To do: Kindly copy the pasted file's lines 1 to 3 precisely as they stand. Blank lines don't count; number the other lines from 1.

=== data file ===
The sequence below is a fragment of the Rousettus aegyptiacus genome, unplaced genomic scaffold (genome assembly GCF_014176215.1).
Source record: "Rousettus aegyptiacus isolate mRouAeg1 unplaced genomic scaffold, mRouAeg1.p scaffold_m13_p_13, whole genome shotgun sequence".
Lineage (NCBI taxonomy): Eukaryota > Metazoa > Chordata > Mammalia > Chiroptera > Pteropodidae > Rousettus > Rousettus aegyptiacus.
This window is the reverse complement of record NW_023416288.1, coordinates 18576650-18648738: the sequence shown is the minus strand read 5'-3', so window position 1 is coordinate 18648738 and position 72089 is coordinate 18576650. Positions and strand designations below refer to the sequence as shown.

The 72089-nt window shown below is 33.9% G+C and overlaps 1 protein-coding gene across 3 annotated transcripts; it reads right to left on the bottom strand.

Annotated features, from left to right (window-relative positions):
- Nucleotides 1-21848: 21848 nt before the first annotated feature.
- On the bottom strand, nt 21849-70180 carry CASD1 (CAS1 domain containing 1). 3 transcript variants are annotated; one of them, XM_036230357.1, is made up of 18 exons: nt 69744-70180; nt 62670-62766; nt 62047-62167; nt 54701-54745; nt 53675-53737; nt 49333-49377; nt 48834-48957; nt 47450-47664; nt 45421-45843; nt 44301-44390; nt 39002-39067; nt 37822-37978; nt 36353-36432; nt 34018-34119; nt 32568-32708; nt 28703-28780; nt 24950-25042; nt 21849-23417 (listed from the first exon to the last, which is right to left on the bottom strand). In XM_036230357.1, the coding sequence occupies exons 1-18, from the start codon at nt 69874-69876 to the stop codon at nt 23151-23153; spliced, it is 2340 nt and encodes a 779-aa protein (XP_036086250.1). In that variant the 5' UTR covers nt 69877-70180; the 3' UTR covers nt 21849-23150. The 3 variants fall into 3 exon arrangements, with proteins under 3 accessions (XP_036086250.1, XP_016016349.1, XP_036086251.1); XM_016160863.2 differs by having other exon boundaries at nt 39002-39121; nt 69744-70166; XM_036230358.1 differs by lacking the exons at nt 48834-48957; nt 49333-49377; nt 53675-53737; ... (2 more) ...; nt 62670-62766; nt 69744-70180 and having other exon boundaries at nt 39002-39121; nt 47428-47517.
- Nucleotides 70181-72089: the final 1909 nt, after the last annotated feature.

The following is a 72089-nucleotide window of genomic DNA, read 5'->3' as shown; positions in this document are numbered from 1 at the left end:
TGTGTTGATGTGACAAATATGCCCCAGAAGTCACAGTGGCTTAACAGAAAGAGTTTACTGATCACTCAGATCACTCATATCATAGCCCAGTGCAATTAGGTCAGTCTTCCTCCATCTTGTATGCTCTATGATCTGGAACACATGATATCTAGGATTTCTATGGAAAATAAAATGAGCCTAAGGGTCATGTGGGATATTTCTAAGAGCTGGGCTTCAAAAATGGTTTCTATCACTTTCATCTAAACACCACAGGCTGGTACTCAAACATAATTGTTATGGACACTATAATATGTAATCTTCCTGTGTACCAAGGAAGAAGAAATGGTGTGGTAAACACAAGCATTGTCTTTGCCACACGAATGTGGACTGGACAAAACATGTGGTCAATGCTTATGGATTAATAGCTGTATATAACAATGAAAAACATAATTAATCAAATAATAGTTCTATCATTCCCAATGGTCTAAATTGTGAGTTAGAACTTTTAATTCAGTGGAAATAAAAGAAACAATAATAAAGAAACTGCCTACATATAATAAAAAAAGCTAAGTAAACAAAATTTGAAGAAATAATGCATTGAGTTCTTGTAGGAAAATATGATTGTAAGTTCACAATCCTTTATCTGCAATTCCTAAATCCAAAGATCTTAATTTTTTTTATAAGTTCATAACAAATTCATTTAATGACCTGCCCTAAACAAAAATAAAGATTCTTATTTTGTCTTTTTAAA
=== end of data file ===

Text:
The sequence below is a fragment of the Rousettus aegyptiacus genome, unplaced genomic scaffold (genome assembly GCF_014176215.1).
Source record: "Rousettus aegyptiacus isolate mRouAeg1 unplaced genomic scaffold, mRouAeg1.p scaffold_m13_p_13, whole genome shotgun sequence".
Lineage (NCBI taxonomy): Eukaryota > Metazoa > Chordata > Mammalia > Chiroptera > Pteropodidae > Rousettus > Rousettus aegyptiacus.